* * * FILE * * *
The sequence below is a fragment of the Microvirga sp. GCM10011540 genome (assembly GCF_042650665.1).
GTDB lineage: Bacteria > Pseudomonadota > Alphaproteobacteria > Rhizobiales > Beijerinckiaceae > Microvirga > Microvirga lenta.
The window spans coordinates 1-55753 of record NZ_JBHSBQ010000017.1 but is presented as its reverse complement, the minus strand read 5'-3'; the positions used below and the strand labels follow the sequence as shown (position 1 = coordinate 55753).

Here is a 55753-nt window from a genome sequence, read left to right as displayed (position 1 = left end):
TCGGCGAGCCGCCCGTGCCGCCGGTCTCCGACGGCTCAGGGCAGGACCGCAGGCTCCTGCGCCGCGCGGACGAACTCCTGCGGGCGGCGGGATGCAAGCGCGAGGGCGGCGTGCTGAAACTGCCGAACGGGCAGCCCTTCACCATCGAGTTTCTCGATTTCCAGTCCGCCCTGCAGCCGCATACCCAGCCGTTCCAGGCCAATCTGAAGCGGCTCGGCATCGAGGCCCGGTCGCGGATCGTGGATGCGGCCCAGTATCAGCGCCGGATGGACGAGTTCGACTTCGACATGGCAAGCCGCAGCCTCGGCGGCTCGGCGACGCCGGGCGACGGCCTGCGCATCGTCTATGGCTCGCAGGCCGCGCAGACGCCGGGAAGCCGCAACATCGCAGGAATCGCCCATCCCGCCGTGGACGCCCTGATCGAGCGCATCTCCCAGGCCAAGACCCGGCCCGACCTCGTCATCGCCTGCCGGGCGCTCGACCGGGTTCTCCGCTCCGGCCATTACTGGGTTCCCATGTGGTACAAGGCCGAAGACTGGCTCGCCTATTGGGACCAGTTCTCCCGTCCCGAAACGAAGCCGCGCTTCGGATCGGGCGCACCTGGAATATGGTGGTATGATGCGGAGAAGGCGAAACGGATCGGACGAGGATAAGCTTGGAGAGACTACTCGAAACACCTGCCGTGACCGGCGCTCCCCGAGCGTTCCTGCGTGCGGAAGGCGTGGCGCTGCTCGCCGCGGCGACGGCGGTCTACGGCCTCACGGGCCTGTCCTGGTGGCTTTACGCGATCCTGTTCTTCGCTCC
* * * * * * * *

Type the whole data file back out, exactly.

The sequence below is a fragment of the Microvirga sp. GCM10011540 genome (assembly GCF_042650665.1).
GTDB lineage: Bacteria > Pseudomonadota > Alphaproteobacteria > Rhizobiales > Beijerinckiaceae > Microvirga > Microvirga lenta.
The window spans coordinates 1-55753 of record NZ_JBHSBQ010000017.1 but is presented as its reverse complement, the minus strand read 5'-3'; the positions used below and the strand labels follow the sequence as shown (position 1 = coordinate 55753).

Here is a 55753-nt window from a genome sequence, read left to right as displayed (position 1 = left end):
TCGGCGAGCCGCCCGTGCCGCCGGTCTCCGACGGCTCAGGGCAGGACCGCAGGCTCCTGCGCCGCGCGGACGAACTCCTGCGGGCGGCGGGATGCAAGCGCGAGGGCGGCGTGCTGAAACTGCCGAACGGGCAGCCCTTCACCATCGAGTTTCTCGATTTCCAGTCCGCCCTGCAGCCGCATACCCAGCCGTTCCAGGCCAATCTGAAGCGGCTCGGCATCGAGGCCCGGTCGCGGATCGTGGATGCGGCCCAGTATCAGCGCCGGATGGACGAGTTCGACTTCGACATGGCAAGCCGCAGCCTCGGCGGCTCGGCGACGCCGGGCGACGGCCTGCGCATCGTCTATGGCTCGCAGGCCGCGCAGACGCCGGGAAGCCGCAACATCGCAGGAATCGCCCATCCCGCCGTGGACGCCCTGATCGAGCGCATCTCCCAGGCCAAGACCCGGCCCGACCTCGTCATCGCCTGCCGGGCGCTCGACCGGGTTCTCCGCTCCGGCCATTACTGGGTTCCCATGTGGTACAAGGCCGAAGACTGGCTCGCCTATTGGGACCAGTTCTCCCGTCCCGAAACGAAGCCGCGCTTCGGATCGGGCGCACCTGGAATATGGTGGTATGATGCGGAGAAGGCGAAACGGATCGGACGAGGATAAGCTTGGAGAGACTACTCGAAACACCTGCCGTGACCGGCGCTCCCCGAGCGTTCCTGCGTGCGGAAGGCGTGGCGCTGCTCGCCGCGGCGACGGCGGTCTACGGCCTCACGGGCCTGTCCTGGTGGCTTTACGCGATCCTGTTCTTCGCTCC